The story of why I stopped writing poetry is not an easy one to pin down.
As I write, I have to deal with two things: my son Shane Persian’s illness and the fact that I no longer feel like I’m able to express my love for my son in words.
So, for now, here’s what I can say.
Shane Persian was born on May 7, 2008, and on May 1, 2014, he was diagnosed with acute multifocal myeloma, a type of blood cancer that is usually found in late-stage stages.
That diagnosis was a shock.
For months after Shane was diagnosed, I kept wondering if I would ever see him again.
It’s something I’m lucky to have.
I feel like my son is one of the most precious things to me, something that I can’t imagine my life without.
Shanah, the eldest of my three children, was born at the same time.
She was born the day before Shane was born and they lived together in the same apartment.
Shane’s parents had passed away a year earlier, and we were all so devastated.
For us, Shane was an irreplaceable member of our family, but the news of his death was so devastating.
I felt like I had to let go of all that.
I started to write poems.
I kept my head down.
My family was supportive, and my friends and I tried to figure out what to do with the time we had to spare.
I would write poems that I could write in the comfort of my home, on my phone, or on the toilet.
I made up stories that I’d heard from friends about Shane and the kids.
I wrote poems about our lives and our friends and our lives together, which were all very different.
I loved writing about what I saw, felt, and thought, and I also loved the stories about the things that we were able to do together.
It was a really good time to be Shane’s mother.
It was a time that we shared a house, we had a job, and our children were getting older.
Shane and I were still friends, and that’s when we started to get together again.
I had just had my second child, and as Shane got older, I started spending more time with him.
He was getting older, too, and so was we.
And Shane and my children were still very young, so we decided to move in together and have a family.
And, as we did, we started writing poems.
We started to think of Shane as a poem, and when I started writing poetry, it was like a gift.
I could see that there was something about him that was different, and he was so beautiful, so full of life.
When I started working on the songs, it felt like the songs needed to reflect his personality and his personality.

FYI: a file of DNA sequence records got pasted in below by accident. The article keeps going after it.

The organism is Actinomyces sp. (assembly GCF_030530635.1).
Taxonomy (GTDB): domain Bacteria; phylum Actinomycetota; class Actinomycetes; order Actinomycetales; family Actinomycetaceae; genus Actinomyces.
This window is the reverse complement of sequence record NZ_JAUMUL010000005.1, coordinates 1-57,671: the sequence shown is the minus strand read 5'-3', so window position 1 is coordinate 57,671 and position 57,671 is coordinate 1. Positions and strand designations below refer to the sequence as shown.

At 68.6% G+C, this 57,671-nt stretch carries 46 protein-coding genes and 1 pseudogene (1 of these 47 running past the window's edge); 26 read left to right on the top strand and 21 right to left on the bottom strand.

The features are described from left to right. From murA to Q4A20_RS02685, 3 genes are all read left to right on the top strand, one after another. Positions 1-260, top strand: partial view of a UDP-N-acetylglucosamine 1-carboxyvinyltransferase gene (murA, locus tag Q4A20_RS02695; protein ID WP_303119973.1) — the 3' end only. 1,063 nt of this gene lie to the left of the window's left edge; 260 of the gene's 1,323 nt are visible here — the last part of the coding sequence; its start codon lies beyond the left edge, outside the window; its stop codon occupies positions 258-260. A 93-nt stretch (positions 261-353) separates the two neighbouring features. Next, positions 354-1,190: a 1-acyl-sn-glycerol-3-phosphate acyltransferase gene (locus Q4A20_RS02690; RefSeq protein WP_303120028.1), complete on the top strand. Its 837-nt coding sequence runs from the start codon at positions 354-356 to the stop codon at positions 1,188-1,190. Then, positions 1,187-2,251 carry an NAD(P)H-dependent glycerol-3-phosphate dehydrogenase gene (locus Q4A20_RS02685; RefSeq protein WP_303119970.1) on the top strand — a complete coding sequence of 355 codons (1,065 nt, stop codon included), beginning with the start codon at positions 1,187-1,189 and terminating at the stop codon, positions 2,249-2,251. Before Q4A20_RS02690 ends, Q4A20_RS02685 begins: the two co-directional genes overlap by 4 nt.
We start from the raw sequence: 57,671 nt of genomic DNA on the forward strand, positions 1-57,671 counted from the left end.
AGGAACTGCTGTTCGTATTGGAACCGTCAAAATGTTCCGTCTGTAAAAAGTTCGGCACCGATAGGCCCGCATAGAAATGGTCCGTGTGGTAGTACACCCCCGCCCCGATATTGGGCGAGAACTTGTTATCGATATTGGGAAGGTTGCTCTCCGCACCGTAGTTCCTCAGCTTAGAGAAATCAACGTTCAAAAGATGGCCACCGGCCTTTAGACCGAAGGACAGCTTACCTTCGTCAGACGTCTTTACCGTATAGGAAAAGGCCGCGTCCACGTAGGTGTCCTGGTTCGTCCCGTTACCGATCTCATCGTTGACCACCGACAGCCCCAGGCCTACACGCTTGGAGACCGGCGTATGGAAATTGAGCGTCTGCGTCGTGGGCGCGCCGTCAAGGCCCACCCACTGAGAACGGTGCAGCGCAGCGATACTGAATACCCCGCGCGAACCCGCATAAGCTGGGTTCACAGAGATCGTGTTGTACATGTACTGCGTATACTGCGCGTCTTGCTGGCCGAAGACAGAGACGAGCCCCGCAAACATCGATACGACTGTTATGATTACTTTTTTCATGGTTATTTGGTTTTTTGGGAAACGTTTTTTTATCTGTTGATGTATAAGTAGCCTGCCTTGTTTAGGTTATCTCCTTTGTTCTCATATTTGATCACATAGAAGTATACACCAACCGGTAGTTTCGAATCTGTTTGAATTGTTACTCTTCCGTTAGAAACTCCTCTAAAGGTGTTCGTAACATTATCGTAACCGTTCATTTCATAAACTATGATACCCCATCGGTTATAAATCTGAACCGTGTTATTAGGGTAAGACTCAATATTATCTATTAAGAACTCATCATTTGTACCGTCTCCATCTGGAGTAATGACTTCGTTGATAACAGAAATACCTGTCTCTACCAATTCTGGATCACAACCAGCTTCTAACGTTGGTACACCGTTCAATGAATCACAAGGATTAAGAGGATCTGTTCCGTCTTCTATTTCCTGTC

When Shane started writing, it made me realize that he wasn’t just another person who died.
I realized that there were other people in the world who were suffering and were trying to make sense of it.
I wanted to give back to Shane, so I wrote poetry.
The songs that Shane wrote were about our time together, and about how he wanted to be a dad.
That’s why I started telling my friends about it.
Eventually, I was able to share the songs with the people that I knew.
Some of them didn’t really understand, but that’s okay, because it meant that I was giving back to the people who did understand.
The more I wrote and wrote and written, the more I felt inspired by how much I was doing and was writing to express how much Shane wanted to grow up.
I think Shane wanted me to be his dad, and the more time I spent writing poetry and giving back, the better I felt for Shane.
I love poetry.
It is the most powerful thing I have ever written, because I love poetry, I love stories, and it gives me a sense of direction.
It keeps me grounded in a way that no other art form can.
And writing poetry really does bring me into the world and helps me understand what it is that I’m doing.
It brings me to the place that I want to be.
It gives me the confidence to do things and move forward and keep trying to be better and do what I want, when I want.
It really is the greatest gift that I’ve ever gotten from writing.
The songs that I write are about our life together and our family.
I’ve tried to make sure that I don’t feel like the music is autobiographical, because Shane is still my son, and no one can take away from that.
But I have been writing about his family, and they are the ones that are responsible for making Shane who he is.
There’s something so comforting about sharing stories about your life and your family.
It feels like I have the